With the widespread effects of environmental racism, the solution may lie with many players – corporate America. But despite the case being made for the link between racial justice and environmental justice, there is not a robust amount of examples of corporate leadership in this space. One example, however, is PG&E’s Environmental Justice policy, which explicitly states its intent to minimize the negative impact of their operations on communities of color and take environmental justice impacts into account when developing new policies, such as those related to climate change. The California utility company addresses its historic plants’ impact on communities by remediating 33 of their 41 manufactured gas plants.

But across the board, there is little communication around the corporate role on this issue. Looking at the energy sector (Energy Equipment & Services, Oil & Gas, Utilities) only four of the 27 companies disclosed all air emissions measured by JUST Capital’s 2020 Ranking data (NOx, SO2, and PM). The energy sector is of particular note due to energy intensive operations leading to a larger amount of emissions. Disclosure is often a starting point when improving corporate performance, and the lack thereof is concerning.

The nature of environmental justice as a whole (social and environmental impacts) calls for an intersectional approach. Corporate racial equity commitments should include a social impact assessment, which can answer key questions about the implications of a company’s operations.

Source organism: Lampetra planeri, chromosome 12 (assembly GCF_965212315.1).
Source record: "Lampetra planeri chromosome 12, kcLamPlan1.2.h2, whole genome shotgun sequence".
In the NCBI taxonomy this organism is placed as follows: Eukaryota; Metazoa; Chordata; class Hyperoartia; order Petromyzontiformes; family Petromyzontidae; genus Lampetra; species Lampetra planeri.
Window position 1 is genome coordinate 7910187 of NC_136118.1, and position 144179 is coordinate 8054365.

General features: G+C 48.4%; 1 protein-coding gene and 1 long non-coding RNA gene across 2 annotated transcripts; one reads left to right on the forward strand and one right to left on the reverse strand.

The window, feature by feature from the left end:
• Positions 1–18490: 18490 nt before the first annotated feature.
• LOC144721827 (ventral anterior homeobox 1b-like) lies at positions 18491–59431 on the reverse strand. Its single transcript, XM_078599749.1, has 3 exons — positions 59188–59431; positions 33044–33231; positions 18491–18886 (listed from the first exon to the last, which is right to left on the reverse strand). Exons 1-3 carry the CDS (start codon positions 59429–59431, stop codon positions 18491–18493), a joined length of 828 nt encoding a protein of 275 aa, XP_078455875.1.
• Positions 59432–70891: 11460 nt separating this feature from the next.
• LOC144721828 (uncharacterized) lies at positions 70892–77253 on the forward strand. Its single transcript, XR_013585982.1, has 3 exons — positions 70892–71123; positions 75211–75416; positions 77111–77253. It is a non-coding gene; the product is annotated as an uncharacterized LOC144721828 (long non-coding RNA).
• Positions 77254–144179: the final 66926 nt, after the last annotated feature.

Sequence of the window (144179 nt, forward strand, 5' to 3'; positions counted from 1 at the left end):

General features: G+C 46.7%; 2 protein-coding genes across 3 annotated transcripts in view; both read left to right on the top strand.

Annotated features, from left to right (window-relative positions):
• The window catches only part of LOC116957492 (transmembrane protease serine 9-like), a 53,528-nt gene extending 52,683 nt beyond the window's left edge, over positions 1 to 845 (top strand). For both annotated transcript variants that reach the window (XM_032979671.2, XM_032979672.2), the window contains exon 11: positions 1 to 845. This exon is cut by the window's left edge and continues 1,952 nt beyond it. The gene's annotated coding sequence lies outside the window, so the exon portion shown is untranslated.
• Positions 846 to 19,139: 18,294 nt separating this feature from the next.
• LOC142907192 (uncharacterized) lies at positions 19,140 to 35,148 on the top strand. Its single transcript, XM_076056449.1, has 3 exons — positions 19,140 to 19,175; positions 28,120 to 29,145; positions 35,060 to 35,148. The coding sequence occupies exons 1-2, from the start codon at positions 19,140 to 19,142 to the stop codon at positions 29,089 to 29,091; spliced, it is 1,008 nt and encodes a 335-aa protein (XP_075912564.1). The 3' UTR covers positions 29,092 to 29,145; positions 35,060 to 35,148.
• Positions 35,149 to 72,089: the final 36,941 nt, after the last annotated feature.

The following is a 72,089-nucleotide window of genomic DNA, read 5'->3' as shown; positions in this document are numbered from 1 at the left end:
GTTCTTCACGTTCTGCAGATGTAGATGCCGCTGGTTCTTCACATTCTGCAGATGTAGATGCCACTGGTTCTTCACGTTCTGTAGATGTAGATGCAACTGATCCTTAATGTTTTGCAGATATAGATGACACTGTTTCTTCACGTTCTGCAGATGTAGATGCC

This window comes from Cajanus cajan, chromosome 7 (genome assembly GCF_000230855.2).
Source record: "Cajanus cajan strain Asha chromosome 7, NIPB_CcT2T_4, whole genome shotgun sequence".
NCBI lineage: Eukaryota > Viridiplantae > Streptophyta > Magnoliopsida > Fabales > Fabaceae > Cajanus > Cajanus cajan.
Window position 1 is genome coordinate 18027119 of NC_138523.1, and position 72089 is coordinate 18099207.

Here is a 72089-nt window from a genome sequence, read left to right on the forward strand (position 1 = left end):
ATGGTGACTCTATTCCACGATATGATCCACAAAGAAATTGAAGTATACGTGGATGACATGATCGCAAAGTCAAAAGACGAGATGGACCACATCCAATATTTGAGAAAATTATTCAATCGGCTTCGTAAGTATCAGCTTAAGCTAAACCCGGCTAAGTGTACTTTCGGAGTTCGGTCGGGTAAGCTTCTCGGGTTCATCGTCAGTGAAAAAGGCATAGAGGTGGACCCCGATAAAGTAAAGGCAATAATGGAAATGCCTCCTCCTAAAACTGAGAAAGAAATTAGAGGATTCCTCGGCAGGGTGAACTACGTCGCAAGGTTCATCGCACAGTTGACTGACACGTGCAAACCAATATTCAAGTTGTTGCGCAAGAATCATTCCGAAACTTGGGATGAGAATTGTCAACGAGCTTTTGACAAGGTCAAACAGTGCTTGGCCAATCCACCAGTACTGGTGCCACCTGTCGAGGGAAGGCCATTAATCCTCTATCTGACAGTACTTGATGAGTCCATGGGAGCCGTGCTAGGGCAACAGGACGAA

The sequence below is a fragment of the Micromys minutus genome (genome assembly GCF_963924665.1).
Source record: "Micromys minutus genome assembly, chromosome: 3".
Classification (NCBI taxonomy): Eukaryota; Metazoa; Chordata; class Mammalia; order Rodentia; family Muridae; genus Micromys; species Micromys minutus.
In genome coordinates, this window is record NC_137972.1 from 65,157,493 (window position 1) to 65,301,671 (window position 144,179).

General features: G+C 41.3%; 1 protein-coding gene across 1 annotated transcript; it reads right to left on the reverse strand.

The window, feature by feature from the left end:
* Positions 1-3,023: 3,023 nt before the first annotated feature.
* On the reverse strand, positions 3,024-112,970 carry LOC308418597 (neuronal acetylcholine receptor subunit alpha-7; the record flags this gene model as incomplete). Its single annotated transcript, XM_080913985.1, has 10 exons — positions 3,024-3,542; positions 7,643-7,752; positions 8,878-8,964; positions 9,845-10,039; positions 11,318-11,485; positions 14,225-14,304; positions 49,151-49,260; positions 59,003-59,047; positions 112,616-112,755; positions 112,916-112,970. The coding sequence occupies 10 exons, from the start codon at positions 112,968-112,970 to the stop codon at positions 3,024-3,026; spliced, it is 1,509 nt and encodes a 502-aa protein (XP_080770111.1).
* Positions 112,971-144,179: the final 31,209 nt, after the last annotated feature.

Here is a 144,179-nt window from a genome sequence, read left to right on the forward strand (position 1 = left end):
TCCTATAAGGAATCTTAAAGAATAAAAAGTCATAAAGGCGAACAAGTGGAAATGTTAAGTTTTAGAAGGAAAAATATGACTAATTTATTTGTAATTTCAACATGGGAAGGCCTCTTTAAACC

We offer below a list questions for companies to keep in mind regarding their industrial plants and action steps to take, in line with the CEO Blueprint for Achieving Racial Equity, to begin the journey of transferring the impact of racial equity commitments to all people affected by their operations. There is a lot of conversation around environmental justice getting its “moment in the sun,” and we look to corporate leaders to sustain that momentum.

Questions to Ask:

  • Has your company identified all the social impacts of your industrial plant locations?
  • Which communities are impacted by your industrial plant’s air emissions? Are they communities that are already systematically oppressed?
  • Is there another feasible location for your industrial plant that would not create harmful conditions for any community?
  • Are you involved in the communities your industrial plant’s air emissions are affecting?

Actions Steps:

  • Perform a Social Impact Assessment on all industrial plant facilities and share the results with the impacted communities.
  • Invest in the communities where facilities are located. JUST Capital measures this through our “Community Development” and “Charitable Giving” issues.
  • Develop environmental justice policies ensuring your operations will not affect Black populations/communities.
  • Track and disclose air emissions of all scopes and locations. JUST Capital also measures this through our “Pollution Reduction” issue.
  • Develop robust mitigation strategies that are easily communicated and publicly accessible.

As the fight for racial equity and against climate change rages on, we must ensure that our efforts benefit all stakeholders.